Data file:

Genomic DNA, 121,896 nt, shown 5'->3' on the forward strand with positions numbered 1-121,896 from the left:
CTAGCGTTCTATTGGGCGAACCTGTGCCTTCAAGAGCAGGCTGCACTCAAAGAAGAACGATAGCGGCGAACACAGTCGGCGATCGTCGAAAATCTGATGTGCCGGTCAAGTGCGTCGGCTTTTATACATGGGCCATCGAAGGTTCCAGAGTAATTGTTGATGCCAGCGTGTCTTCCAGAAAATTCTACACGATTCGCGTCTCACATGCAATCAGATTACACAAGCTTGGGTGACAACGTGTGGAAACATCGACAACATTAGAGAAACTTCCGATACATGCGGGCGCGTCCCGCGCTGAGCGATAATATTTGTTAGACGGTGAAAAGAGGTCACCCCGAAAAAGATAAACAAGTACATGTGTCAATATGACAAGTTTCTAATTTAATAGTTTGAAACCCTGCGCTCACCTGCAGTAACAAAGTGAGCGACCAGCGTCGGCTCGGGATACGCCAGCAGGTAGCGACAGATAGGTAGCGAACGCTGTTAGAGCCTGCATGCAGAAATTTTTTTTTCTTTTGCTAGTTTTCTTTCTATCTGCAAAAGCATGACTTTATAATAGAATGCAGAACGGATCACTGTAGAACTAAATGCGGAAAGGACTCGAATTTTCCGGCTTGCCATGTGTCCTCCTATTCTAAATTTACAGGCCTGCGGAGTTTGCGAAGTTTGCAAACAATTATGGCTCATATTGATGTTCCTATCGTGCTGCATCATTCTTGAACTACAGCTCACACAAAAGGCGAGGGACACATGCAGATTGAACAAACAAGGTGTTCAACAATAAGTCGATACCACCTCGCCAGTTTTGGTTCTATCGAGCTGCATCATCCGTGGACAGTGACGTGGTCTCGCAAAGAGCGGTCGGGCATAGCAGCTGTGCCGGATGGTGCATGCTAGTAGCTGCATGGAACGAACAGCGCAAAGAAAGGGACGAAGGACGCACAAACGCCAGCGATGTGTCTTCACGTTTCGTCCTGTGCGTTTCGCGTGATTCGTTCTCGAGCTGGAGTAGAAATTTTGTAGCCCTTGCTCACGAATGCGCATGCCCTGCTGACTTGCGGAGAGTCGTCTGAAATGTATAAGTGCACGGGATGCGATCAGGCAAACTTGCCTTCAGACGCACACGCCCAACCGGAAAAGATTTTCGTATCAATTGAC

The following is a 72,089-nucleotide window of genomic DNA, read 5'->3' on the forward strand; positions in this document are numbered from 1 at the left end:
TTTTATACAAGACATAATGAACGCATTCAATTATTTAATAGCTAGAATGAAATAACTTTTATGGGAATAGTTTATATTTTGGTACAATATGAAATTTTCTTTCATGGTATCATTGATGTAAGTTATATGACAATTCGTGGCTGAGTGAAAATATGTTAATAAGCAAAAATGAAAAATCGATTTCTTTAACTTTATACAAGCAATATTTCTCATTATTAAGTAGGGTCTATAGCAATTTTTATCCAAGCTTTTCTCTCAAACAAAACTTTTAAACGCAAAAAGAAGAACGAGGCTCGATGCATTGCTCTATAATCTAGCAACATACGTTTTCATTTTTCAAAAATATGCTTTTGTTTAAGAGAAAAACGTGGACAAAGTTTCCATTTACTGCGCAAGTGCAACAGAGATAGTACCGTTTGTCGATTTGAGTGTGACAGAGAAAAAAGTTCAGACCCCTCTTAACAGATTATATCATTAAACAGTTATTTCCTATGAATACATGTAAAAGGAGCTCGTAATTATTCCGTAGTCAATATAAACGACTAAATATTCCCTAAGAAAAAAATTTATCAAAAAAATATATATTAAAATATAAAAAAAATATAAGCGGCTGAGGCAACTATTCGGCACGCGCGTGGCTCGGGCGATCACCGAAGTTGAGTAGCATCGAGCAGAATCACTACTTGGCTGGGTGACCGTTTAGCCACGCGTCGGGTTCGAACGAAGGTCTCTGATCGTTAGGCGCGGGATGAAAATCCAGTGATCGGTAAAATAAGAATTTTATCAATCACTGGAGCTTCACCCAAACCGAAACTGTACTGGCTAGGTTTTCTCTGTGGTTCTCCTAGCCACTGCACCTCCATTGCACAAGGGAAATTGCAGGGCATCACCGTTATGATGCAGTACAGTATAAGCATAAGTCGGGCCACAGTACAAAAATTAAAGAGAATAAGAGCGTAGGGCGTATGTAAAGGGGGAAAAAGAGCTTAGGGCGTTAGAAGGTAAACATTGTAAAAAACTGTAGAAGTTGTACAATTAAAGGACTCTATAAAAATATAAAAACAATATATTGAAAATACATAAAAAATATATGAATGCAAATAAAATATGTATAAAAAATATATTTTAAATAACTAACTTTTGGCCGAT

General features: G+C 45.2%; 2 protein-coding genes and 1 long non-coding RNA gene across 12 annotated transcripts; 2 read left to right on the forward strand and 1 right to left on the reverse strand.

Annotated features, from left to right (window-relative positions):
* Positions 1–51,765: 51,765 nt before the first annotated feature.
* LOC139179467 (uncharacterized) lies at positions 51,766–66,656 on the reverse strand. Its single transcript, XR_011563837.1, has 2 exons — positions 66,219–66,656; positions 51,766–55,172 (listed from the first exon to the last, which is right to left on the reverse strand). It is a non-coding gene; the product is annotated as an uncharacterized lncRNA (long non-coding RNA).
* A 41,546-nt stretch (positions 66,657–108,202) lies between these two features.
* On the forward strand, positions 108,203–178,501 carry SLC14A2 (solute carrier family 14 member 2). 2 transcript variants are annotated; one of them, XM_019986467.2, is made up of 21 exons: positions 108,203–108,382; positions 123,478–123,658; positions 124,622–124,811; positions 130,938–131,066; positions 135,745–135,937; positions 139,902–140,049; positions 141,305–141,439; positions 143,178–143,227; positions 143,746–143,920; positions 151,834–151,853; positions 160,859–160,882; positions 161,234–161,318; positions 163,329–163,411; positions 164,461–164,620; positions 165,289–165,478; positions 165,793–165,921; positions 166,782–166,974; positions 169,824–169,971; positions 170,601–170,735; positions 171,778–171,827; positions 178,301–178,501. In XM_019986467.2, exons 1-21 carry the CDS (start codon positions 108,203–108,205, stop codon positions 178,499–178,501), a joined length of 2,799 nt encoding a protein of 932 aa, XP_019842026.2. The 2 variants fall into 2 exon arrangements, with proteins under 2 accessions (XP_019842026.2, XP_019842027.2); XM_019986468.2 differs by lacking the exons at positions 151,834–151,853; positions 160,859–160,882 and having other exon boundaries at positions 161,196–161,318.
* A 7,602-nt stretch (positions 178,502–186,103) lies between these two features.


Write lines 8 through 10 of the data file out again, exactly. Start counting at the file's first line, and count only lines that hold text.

* LOC139179467 (uncharacterized) lies at positions 51,766–66,656 on the reverse strand. Its single transcript, XR_011563837.1, has 2 exons — positions 66,219–66,656; positions 51,766–55,172 (listed from the first exon to the last, which is right to left on the reverse strand). It is a non-coding gene; the product is annotated as an uncharacterized lncRNA (long non-coding RNA).
* A 41,546-nt stretch (positions 66,657–108,202) lies between these two features.
* On the forward strand, positions 108,203–178,501 carry SLC14A2 (solute carrier family 14 member 2). 2 transcript variants are annotated; one of them, XM_019986467.2, is made up of 21 exons: positions 108,203–108,382; positions 123,478–123,658; positions 124,622–124,811; positions 130,938–131,066; positions 135,745–135,937; positions 139,902–140,049; positions 141,305–141,439; positions 143,178–143,227; positions 143,746–143,920; positions 151,834–151,853; positions 160,859–160,882; positions 161,234–161,318; positions 163,329–163,411; positions 164,461–164,620; positions 165,289–165,478; positions 165,793–165,921; positions 166,782–166,974; positions 169,824–169,971; positions 170,601–170,735; positions 171,778–171,827; positions 178,301–178,501. In XM_019986467.2, exons 1-21 carry the CDS (start codon positions 108,203–108,205, stop codon positions 178,499–178,501), a joined length of 2,799 nt encoding a protein of 932 aa, XP_019842026.2. The 2 variants fall into 2 exon arrangements, with proteins under 2 accessions (XP_019842026.2, XP_019842027.2); XM_019986468.2 differs by lacking the exons at positions 151,834–151,853; positions 160,859–160,882 and having other exon boundaries at positions 161,196–161,318.